Bad infrastructure news first: we did not manage to move our binary package repository to sourcehut just yet. As outlined in the 600 days post, building on top of sourcehut will make maintaining the binary repo easier and more transparent. The whole thing will scale better and allow us to move towards a stable postmarketOS version. But we are still working on the postmarketOS specific part that will orchestrate the build jobs. In fact, we have a PHP based version that is about 90% feature complete, but has some hard to resolve bugs and no test cases. Long story short, we made the tough decision of starting over with a Python 3 version and with focus on testing from the beginning. Using the same programming language as pmbootstrap decreases friction for development, for writing tests, and increases the bus factor. If somebody is interested in helping us out, get in touch.


In more pleasant announcements, cross-compiling in pmbootstrap was completely revamped with @zhuowei's crossdirect method. With this change there is no longer a need to run distccd on localhost anymore, which neatly resolves the distccd-behind-sshd performance bottleneck that had to be introduced earlier for security reasons.

Continuous Integration

The heart of postmarketOS development are the package build recipes in pmaports.git. In order to shorten code reviews, @ollieparanoid has once again improved the CI scripts. A new check makes sure that we always increase versions of modified packages. Sometimes we don't want to bump the version though, for example when we only enable another architecture. In that case, we can skip the new check with [ci:skip-vercheck] in the commit message. Similarly [ci:skip-build] allows skipping the test build (e.g. because we know it won't finish within the one hour timeout), while still running checksum verification and all other CI tests.

Pre-built Images / hwtest

@MartijnBraam has created images.postmarketos.org to host pre-built installations for the PinePhone, and we will probably add more devices in the future. He also wrote the terminal program hwtest, which tests a whole bunch of mobile hardware related components and reports the status back in an elegant overview. It allows, for example, quickly checking for regressions after a kernel upgrade and, as you have probably guessed, this makes it a perfect candidate for including in automated testing in the future.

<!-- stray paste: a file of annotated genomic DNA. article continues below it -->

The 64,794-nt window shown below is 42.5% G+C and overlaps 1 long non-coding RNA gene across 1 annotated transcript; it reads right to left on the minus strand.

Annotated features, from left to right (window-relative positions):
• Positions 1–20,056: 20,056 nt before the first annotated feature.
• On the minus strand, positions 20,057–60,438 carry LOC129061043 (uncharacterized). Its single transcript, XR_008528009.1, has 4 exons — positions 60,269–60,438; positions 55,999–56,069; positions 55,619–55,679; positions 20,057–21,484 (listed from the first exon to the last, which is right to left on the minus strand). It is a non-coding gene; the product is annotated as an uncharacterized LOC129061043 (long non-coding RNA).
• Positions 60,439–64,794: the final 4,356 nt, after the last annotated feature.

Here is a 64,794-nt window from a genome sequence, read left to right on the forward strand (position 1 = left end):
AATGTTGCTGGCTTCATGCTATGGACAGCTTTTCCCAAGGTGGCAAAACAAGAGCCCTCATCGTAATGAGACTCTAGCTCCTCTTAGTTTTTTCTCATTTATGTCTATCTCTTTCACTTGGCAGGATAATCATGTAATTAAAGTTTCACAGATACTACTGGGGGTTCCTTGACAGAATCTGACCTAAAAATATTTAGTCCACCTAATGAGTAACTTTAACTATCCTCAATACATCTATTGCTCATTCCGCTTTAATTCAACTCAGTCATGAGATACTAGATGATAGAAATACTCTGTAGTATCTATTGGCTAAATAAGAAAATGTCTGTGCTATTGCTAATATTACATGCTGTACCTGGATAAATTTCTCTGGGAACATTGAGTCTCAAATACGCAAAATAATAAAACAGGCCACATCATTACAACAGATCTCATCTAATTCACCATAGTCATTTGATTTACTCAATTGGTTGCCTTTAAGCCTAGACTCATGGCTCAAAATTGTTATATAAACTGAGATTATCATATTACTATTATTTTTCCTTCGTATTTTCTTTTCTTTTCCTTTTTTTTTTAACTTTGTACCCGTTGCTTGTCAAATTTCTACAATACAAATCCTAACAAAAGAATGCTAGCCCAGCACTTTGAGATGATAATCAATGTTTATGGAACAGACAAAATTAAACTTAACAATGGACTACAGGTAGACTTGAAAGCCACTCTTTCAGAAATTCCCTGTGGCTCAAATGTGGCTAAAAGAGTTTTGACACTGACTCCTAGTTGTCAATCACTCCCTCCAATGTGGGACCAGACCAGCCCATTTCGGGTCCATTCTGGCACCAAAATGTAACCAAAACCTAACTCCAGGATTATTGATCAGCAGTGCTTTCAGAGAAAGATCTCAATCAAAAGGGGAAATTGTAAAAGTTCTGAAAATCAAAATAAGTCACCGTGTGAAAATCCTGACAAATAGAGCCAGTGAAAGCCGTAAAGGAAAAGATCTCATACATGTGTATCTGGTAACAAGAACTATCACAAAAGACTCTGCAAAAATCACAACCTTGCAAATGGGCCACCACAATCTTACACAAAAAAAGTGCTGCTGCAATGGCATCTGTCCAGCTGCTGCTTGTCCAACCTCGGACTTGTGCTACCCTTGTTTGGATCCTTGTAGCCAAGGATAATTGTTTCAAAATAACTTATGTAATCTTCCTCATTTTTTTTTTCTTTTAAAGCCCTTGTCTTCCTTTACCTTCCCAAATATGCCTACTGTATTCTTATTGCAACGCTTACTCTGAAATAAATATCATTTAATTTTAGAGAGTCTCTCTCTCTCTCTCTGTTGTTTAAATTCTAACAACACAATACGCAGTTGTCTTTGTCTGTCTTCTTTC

One thing we have learned from the long list of ported devices is that some downstream kernels will only compile with certain GCC versions. Or, even worse, they may compile with a newer GCC but then they won't boot. The latter is of course a nightmare to resolve. @mberndt did it anyway and allowed his HTC Desire Z to be built with GCC-6 instead of GCC-4! To spare other porters from this pain, @drebrez added GCC-4 shortly afterwards. So now we have GCC-8 (in Alpine), GCC-6 and GCC-4.


While on the subject of workarounds for vendor kernels, @asriel-danctnix, @Danct12 and @minlexx are trying to get optional Android driver support for their phones integrated into postmarketOS. They are targeting their Xiaomi Redmi 4X (first photo) and Samsung Galaxy S5 (second photo), and are of course streamlining the necessary libhybris packaging for all devices in the process, for example with the new hybris-base meta package. The photos show the libhybris test for GPU functionallity running successfully. Support for audio is being worked on by packaging pulseaudio-modules-droid from SailfishOS.

26 new booting devices (139 total)

Thanks to: everyone who ported these devices, see the contributors section in each device's wiki page.

Raw Numbers


Now that you're here, let's just assume that you have read this entire post and so we will reward you with an easter egg. @MartijnBraam created a dark mode for this very website, so if you configure your browser appropriately and open this page again, it will look entirely differently. Mind blown, right?

Another thing we did not want to miss out on is of course convergence. That is a fancy word people use to describe a consistent interface for both your desktop and your phone. Next to this paragraph is a prime example of how convergence should be done with postmarketOS.

With that critical piece of information out there, and with grateful thoughts towards everybody who contributed: let's get right into the next year of exciting postmarketOS development! \o/